Wednesday, May 11, 2005


I see that the argument for a uniform dress code at Belleville East and West continues. Apparently, a newly elected school board member is against the idea.

I'm convinced that uniforms are a good idea. But, I'm not sure the policy the school board is trying to implement is.

I'm a guy who went through Army basic training in the early 70's. This was the same time that many wild and wacky things were going on in American society and the world, including the not-yet-concluded Viet Nam war. When the 160 guys who made up Company C of the 5th Battalion showed up at Fort Polk, Louisiana in February of 1973, you couldn't have gathered a more diverse bunch of characters.

There were college graduates and high school dropouts. There were Caucasians, African-Americans, native Americans, Hispanics, Orientals, and many combinations of ethnicity. There were country boys and city slickers. There were guys from every part of the country and some we weren’t so sure of because they could barely speak English. There were huge men, frail boys, fat guys, and fit guys. There were high-character people and some really bad actors who would have been in prison if it weren't for a judge that gave them the option of joining the Army instead. You name it... we had it.

The first thing that happens when you set foot on military soil is to meet your new best friend….the drill sergeant. You don’t believe it then…but you do before very long. Then this guy marches you to the barber shop to get your hair...and many of us had a lot of it back then...shaved to the scalp. Then it’s over to the quartermaster to get your army uniform and basic gear such as boots, headgear, socks, underwear and more. Then it’s off to your new home…the barracks.

Early the next morning it’s out to formation to begin eight weeks of intensive physical and mental drills. Somehow this rag-tag bunch of human beings looks like an army unit. They all look the same. They all ARE the same…because they are going through hell together. The instances of misbehavior are few. The mission of becoming a member of our country’s armed forces, and striving to prove you are worthy, becomes paramount. Competition among the troops is keen. Achievement of the group objective of becoming a sound military unit is the focus.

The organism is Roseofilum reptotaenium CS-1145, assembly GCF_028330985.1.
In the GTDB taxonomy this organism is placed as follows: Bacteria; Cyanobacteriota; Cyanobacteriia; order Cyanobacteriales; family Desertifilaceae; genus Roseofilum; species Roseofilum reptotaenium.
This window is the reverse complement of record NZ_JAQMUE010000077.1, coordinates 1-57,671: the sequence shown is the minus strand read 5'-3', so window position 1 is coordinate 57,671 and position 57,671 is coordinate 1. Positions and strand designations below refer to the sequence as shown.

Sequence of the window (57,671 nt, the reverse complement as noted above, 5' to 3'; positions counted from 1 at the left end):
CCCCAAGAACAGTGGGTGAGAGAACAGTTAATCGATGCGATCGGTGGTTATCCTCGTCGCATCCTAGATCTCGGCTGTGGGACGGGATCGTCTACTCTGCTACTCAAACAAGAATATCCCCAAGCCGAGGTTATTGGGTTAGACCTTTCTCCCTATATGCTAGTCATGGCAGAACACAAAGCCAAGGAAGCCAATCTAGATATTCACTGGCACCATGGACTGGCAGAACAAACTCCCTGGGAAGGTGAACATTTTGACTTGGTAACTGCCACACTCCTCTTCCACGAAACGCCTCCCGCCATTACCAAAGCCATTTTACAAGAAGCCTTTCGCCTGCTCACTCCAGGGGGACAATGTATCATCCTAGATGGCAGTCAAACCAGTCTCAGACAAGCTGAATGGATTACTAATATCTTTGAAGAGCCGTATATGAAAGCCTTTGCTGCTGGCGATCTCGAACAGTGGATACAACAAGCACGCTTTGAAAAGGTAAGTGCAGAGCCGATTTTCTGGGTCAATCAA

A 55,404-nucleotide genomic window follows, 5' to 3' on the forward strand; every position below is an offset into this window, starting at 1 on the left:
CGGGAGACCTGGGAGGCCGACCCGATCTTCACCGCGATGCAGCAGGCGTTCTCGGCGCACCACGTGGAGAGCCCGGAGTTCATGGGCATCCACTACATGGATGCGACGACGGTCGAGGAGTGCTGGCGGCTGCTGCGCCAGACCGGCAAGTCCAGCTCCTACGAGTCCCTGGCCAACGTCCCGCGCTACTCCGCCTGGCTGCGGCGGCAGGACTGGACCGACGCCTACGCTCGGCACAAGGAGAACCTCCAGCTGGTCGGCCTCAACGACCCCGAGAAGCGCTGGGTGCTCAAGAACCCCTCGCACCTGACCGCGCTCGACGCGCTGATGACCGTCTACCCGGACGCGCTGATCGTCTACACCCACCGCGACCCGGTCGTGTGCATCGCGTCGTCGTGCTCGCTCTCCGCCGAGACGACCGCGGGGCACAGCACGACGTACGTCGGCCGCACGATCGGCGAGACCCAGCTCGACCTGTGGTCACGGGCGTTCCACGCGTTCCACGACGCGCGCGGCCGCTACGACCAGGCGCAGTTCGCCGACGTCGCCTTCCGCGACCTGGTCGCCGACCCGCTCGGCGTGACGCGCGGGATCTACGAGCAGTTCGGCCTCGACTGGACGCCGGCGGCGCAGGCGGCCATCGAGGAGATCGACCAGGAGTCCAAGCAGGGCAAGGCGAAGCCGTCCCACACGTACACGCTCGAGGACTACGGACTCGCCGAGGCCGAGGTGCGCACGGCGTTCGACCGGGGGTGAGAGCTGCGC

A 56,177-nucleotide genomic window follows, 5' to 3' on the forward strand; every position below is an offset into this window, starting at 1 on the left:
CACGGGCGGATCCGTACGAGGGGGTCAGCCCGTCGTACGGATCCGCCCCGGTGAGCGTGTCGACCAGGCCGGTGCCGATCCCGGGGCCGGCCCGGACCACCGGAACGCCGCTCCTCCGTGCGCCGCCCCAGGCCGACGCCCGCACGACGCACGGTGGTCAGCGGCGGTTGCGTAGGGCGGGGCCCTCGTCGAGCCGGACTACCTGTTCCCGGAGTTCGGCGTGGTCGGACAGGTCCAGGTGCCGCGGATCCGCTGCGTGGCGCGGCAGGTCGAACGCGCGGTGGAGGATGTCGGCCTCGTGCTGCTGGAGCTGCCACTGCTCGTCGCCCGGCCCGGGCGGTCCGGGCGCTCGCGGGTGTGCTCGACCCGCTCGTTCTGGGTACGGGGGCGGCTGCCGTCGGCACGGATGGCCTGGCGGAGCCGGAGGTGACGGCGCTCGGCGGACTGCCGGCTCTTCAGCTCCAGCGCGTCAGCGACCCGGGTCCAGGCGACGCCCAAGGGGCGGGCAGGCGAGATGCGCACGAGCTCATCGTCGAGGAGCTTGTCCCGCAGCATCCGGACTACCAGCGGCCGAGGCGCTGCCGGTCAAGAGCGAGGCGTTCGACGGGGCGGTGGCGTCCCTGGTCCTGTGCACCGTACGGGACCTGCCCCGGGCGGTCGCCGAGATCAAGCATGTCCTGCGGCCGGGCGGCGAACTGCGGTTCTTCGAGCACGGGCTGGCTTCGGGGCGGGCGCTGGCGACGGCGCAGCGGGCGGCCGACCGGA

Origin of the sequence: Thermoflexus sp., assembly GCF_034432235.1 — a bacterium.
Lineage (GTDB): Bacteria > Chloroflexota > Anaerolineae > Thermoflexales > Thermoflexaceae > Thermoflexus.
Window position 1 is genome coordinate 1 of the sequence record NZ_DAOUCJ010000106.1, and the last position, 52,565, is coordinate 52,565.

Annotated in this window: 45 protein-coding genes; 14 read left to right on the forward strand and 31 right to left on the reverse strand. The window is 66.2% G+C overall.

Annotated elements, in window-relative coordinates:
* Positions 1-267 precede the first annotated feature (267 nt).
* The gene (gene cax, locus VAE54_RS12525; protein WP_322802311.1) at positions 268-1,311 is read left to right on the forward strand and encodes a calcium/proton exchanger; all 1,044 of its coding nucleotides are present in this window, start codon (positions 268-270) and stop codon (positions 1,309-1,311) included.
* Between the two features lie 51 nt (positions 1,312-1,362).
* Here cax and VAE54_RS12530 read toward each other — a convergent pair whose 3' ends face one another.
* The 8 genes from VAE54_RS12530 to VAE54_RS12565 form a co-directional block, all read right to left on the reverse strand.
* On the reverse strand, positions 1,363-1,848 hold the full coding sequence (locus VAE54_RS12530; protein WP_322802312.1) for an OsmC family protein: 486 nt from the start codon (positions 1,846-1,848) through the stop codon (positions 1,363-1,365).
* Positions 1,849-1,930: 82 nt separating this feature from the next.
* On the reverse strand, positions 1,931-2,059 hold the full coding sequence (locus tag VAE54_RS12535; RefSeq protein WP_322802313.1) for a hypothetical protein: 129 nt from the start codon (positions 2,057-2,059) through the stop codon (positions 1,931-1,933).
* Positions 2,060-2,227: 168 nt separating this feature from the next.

This is why I like the idea of school uniforms. I believe the individual should be surpressed in a school setting in order to build that individual for the sake of the collective good. The mission is to create a stronger and smarter individual and, through his eventual contribution, a better community, region and nation.

In District 201, however, they are giving the student the option of choosing from an array of acceptable clothing combinations. It seems to me this is asking for problems. Enforcement will become arbitrary. Students and teachers will regularly have to deal with ambiguity and confusion. Why not just have a school uniform? One for boys. One for girls. This would alleviate all the confusion. Everyone would know what is expected. Easy is good.

An argument has been put forth that forcing young people to wear uniforms in school steals their ability to express individuality. That may be so, when it comes to clothing. But, there are plenty of other ways to express individuality that aren’t disruptive to the general security and atmosphere of quality education. One can express individuality with a perfect math test score, by writing a great book review, or through any number of positive classroom actions. Outside the classroom, there is still plenty of individual satisfaction in a great song at a concert, scoring a touchdown in football, perfectly delivering a line in “Our Town”, or pitching a no-hitter at the diamond. Providing opportunities for personal expression can’t be the overriding mission of a high school. Individualism is divisive and counter-productive to the success of any mission involving more than one person.

Bottom line for me. The District 201 board is heading in the right direction. But, it needs to finish the deal and institute a single uniform policy. Teachers, and their students, will be able to focus on education, and not have to constantly be concerned about the right combination of clothes. Bring the students together for the sake of achievement, by helping them to believe they are all the same in the eyes of school administrators and society. Students, parents, teachers, administrators, and the community, will be better off, and thankful for the discipline in the long run.

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